Matthew 7:24-29, “24 “Everyone then who hears these words of mine and does them will be like a wise man who built his house on the rock. 25 And the rain fell, and the floods came, and the winds blew and beat on that house, but it did not fall, because it had been founded on the rock. 26 And everyone who hears these words of mine and does not do them will be like a foolish man who built his house on the sand. 27 And the rain fell, and the floods came, and the winds blew and beat against that house, and it fell, and great was the fall of it.” 28 And when Jesus finished these sayings, the crowds were astonished at his teaching, 29 for he was teaching them as one who had authority, and not as their scribes.”
Some liberal scholars want us to believe that the Synoptic Gospels (Matthew, Mark, and Luke) do not share John’s understanding of the authority of Christ (8:58; 10:30). They believe this since the first three Evangelists record few, if any, of Jesus’ self-identification with the Lord God Himself. We must understand that this is a scholarly assumption, not biblical truth. Matthew records several of Jesus’ teachings that reveal the Evangelist’s high view of the person and work of the Lord Jesus (Christology). Jesus in Matthew 7:21-23 claims that He has the right to determine who will enter into heaven and how only God can make such judgments (Eccl. 12:13-14). In the Sermon on the Mount, Jesus presents His interpretation of God’s law as having the final say (Matthew 5:21-48).
The Lord Jesus when He speaks, speaks as the Lord God. Unlike the scribes, Jesus does not cite other rabbis to prove His point. Jesus depends solely on His own understanding of Scripture so that the crowd that overhears His sermon is astonished in Matthew 7:28-29 by Him teaching as one with authority.
Matthew Henry says, “It is possible for people to admire good preaching, and yet to remain in ignorance and unbelief; to be astonished, and yet not sanctified.” You may be amazed at the teaching of Christ in the Sermon on the Mount, but that is not enough. You and I must build our lives on the solid rock of His Word. If you and I refuse to build our lives on His Word, then we will be like those whose houses rest upon the sand and are swept away by the floods (Matthew 7:24-27). The good works we do don’t merit salvation but they can demonstrate if saving faith is evidence in our lives, real trust in Christ is not present in our hearts without corresponding obedience of faith (Romans 1:5; James 2:14-26).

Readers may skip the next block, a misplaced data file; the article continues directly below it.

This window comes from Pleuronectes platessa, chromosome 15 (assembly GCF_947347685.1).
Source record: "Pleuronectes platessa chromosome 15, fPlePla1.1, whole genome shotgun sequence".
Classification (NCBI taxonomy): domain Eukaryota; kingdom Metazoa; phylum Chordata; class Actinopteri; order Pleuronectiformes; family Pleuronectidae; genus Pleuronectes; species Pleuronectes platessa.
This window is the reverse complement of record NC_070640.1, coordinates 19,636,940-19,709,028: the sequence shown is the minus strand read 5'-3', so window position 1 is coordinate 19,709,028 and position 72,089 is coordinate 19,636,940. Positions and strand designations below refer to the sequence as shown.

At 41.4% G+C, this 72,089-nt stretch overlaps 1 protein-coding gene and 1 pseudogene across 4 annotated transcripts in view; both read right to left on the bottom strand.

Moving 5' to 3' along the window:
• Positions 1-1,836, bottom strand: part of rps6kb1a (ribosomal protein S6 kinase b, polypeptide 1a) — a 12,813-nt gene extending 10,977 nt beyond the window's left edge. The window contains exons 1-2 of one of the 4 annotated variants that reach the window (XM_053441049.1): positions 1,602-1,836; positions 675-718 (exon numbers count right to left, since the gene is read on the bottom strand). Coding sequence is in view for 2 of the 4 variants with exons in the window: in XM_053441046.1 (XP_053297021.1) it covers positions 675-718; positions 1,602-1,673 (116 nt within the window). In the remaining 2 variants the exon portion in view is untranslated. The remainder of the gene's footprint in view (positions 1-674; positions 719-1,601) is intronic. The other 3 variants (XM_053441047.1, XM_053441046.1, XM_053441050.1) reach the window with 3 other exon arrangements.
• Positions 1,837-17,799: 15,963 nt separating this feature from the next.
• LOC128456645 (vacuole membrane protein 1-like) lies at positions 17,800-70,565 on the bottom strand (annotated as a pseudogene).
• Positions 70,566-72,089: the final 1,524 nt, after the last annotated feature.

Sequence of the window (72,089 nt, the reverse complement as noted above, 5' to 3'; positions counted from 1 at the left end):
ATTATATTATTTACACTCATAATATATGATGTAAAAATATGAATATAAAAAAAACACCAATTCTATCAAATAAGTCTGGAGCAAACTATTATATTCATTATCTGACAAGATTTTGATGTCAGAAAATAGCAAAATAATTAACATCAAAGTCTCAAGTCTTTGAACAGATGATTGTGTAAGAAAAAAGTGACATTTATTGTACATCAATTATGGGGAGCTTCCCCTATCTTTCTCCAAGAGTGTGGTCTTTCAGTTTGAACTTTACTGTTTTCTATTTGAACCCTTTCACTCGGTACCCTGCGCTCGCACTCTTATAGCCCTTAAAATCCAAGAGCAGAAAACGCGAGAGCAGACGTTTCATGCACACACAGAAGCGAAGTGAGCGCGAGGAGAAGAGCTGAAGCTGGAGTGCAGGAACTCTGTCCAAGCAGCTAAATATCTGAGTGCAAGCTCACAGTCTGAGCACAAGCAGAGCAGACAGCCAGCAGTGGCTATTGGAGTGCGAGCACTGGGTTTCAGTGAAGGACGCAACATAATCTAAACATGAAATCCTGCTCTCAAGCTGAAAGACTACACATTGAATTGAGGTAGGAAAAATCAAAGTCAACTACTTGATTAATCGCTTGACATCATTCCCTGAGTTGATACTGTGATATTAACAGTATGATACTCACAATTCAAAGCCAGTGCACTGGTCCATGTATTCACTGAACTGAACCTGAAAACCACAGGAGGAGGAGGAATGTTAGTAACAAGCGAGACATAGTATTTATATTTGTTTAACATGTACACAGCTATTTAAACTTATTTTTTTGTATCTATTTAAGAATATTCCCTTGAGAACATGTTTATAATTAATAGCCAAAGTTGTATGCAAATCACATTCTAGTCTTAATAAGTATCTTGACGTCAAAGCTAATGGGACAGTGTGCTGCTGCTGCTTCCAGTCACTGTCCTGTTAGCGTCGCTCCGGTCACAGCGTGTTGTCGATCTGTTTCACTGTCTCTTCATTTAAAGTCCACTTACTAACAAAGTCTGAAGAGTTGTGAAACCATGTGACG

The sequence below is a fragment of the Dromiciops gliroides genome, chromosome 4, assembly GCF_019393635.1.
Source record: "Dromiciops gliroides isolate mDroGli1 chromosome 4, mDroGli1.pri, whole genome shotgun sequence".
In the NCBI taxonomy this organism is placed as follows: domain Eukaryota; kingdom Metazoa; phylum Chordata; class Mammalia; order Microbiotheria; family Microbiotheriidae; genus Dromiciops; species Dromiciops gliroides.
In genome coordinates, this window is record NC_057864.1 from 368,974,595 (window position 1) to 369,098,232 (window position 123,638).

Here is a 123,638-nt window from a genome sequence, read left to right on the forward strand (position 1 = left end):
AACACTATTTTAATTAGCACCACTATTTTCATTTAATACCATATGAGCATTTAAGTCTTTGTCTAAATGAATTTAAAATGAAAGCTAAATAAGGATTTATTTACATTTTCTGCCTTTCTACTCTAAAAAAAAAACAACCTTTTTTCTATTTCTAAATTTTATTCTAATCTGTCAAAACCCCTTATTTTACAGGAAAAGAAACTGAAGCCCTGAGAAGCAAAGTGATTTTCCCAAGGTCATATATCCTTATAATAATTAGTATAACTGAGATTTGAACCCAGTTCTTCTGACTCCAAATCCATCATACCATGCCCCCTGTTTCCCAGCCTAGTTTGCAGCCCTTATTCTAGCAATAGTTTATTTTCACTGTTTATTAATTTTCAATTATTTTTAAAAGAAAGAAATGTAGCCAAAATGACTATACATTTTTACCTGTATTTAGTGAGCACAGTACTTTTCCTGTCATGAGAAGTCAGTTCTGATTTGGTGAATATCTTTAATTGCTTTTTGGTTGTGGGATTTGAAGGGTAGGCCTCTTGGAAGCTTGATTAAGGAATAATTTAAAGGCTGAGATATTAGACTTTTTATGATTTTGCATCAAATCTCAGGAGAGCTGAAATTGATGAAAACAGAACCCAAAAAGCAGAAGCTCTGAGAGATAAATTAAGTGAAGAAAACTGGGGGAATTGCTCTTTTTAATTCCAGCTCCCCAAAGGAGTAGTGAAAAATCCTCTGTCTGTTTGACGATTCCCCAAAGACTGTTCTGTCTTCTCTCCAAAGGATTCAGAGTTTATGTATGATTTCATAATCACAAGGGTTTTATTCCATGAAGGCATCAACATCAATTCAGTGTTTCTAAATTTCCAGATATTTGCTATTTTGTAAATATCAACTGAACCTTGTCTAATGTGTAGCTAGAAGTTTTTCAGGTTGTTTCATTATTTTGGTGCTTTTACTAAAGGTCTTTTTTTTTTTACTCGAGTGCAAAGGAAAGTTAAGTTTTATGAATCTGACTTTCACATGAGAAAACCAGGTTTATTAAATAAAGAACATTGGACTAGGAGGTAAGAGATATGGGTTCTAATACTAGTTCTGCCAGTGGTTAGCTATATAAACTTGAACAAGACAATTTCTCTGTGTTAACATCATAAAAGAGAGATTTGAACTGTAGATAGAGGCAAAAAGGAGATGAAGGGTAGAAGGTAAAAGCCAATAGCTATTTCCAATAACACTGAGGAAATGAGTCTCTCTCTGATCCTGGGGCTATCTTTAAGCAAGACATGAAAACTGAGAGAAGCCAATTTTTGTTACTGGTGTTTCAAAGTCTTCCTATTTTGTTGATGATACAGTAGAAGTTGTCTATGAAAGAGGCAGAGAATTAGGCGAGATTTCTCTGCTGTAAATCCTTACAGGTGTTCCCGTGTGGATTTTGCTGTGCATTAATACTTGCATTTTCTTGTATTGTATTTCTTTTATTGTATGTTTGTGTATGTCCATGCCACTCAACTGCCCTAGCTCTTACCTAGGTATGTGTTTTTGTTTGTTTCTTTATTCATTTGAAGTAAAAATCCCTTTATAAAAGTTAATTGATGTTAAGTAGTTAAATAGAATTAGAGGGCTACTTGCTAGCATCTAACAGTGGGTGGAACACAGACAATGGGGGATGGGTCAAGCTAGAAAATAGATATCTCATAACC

Building on Christ, Henry also says, means that we are always seeking “to conform to all the rules of his holy religion, and thus depend entirely on him for assistance from God, and acceptance with him, and count everything but loss and rubbish that [we] may gain Christ, and be found in him.” May our confession of Jesus’ authority translate into the doing of His words.
“On Christ, the solid rock, I stand; all other ground is sinking sand,” wrote Edward Mote. In endeavoring to serve Jesus, we see how far we fall short of His demands, confessing that our righteousness does not exceed that of the scribes and Pharisees (Matt. 5:20). This poverty of spirit (Matthew 5:3) drives us to the cross where Jesus picks us up, making us more sorrowful for sin and more ready to obey by the grace of God. This is what it means to build our lives on Christ’s words.
Dave Jenkins is happily married to Sarah Jenkins. He is a writer, editor, and speaker living in beautiful Southern Oregon. Dave is a lover of Christ, His people, the Church, and sound theology. He serves as the Executive Director of Servants of Grace Ministries, the Executive Editor of Theology for Life Magazine, the Host and Producer of Equipping You in Grace Podcast, and is a contributor to and producer of Contending for the Word. He is the author of The Word Explored: The Problem of Biblical Illiteracy and What To Do About It (House to House, 2021) and The Word Matters: Defending Biblical Authority Against the Spirit of the Age (G3 Press, 2022). You can find him on Facebook, Twitter, Instagram, Youtube, or read his newsletter. Dave loves to spend time with his wife, going to movies, eating at a nice restaurant, or going out for a round of golf with a good friend. He is also a voracious reader, in particular of Reformed theology, and the Puritans. You will often find him when he’s not busy with ministry reading a pile of the latest books from a wide variety of Christian publishers. Dave received his M.A.R. and M.Div through Liberty Baptist Theological Seminary.